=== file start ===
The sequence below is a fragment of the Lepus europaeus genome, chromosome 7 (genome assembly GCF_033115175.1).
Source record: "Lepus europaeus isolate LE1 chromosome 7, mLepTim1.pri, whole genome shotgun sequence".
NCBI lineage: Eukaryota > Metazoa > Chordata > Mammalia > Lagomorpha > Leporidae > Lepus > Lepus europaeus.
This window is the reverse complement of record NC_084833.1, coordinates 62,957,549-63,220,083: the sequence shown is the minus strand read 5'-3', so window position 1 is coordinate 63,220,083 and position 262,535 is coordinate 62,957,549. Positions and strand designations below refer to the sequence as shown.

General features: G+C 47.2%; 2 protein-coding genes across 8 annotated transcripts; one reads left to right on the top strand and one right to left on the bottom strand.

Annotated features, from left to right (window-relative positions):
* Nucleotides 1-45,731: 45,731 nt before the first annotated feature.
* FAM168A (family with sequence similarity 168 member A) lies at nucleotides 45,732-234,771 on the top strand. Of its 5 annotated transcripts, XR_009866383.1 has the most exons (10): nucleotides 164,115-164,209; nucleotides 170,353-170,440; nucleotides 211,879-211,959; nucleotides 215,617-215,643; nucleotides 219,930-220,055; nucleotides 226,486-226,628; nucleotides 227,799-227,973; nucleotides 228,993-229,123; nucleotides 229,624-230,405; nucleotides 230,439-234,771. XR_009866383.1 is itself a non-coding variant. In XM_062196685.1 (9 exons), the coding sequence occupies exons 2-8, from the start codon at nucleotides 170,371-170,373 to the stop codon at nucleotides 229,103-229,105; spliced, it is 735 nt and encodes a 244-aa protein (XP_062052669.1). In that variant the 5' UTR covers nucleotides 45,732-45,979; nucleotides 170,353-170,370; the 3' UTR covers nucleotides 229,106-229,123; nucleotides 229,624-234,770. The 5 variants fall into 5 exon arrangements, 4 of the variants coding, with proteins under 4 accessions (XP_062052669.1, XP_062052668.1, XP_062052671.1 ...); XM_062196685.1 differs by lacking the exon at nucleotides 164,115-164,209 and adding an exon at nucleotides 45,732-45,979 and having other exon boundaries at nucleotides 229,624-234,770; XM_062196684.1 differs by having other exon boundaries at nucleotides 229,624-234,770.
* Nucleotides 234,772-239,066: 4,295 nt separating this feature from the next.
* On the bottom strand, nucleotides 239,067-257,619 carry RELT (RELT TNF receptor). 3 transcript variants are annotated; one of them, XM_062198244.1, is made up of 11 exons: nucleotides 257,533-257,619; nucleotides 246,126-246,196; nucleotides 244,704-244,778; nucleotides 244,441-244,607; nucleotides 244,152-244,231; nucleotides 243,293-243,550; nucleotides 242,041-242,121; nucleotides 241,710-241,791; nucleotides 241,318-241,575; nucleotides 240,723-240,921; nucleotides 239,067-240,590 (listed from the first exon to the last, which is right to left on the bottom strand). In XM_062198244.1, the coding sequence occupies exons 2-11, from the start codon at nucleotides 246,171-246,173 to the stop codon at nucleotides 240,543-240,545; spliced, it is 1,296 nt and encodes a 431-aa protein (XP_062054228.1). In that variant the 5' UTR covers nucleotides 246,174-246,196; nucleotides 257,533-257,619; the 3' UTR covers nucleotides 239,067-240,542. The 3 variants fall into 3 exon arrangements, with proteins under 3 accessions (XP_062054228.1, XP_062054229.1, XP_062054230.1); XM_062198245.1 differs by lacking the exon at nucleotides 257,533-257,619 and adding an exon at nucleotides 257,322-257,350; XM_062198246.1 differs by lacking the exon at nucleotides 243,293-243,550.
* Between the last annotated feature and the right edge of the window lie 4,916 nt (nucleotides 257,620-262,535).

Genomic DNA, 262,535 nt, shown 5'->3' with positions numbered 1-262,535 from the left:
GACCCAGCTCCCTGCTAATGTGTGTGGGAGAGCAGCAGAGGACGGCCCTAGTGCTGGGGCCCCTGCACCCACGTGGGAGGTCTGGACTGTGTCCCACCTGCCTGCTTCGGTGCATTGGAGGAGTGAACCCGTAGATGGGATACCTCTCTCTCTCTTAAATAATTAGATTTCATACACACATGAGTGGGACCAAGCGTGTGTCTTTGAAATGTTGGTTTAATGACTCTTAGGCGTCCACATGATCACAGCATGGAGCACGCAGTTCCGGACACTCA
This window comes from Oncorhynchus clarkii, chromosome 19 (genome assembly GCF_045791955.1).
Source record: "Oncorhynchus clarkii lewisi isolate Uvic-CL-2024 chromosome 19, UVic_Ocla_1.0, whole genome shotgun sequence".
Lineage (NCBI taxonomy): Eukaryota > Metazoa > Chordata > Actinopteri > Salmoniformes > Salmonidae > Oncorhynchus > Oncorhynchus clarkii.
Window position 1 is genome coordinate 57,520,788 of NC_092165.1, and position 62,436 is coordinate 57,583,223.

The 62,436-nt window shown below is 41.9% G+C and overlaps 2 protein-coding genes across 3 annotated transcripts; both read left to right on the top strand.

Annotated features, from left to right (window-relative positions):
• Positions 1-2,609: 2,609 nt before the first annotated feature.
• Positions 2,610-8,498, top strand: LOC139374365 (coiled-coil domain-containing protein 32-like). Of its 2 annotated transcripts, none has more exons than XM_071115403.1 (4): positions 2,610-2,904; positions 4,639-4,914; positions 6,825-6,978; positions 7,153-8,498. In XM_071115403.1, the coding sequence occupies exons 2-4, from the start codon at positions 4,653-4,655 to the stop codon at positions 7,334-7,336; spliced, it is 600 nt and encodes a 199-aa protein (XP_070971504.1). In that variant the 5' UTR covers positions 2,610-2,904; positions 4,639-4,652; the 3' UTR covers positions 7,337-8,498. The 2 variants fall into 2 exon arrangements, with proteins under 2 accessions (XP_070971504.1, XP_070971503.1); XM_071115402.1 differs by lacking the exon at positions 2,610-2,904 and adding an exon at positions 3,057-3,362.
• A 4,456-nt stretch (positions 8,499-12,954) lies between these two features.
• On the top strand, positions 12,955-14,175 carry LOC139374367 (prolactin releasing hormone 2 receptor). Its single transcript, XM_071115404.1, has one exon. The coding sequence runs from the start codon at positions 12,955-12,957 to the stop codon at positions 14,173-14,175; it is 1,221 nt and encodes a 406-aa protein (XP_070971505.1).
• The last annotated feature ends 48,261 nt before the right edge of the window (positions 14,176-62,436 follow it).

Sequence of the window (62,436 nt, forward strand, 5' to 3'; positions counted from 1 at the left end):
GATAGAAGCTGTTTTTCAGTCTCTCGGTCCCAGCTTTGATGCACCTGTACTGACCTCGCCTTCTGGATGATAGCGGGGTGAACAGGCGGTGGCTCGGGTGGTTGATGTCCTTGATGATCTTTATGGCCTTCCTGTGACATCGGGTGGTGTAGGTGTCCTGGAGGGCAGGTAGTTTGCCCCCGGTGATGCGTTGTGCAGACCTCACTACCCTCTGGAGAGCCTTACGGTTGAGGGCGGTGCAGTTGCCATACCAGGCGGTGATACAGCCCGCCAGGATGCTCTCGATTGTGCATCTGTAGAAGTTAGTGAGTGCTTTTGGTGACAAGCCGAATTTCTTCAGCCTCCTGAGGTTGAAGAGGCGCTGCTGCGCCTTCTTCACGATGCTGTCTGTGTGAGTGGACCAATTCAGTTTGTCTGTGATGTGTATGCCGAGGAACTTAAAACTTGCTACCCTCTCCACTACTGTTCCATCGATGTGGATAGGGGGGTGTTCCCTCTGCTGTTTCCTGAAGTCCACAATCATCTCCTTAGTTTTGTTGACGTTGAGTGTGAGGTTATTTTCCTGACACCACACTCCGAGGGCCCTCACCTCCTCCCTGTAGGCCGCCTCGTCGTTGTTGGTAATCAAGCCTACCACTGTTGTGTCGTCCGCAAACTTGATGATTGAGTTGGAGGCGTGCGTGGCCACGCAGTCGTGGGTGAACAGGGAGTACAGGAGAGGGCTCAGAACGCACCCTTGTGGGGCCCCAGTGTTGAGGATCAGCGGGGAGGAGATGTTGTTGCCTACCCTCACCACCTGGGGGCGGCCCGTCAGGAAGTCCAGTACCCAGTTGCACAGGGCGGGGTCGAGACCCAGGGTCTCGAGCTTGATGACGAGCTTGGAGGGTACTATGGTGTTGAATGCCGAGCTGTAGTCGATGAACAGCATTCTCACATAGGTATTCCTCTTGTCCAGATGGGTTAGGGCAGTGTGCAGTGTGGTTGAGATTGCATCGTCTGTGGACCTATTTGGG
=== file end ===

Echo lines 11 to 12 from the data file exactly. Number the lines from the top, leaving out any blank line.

* Between the last annotated feature and the right edge of the window lie 4,916 nt (nucleotides 257,620-262,535).

Genomic DNA, 262,535 nt, shown 5'->3' with positions numbered 1-262,535 from the left: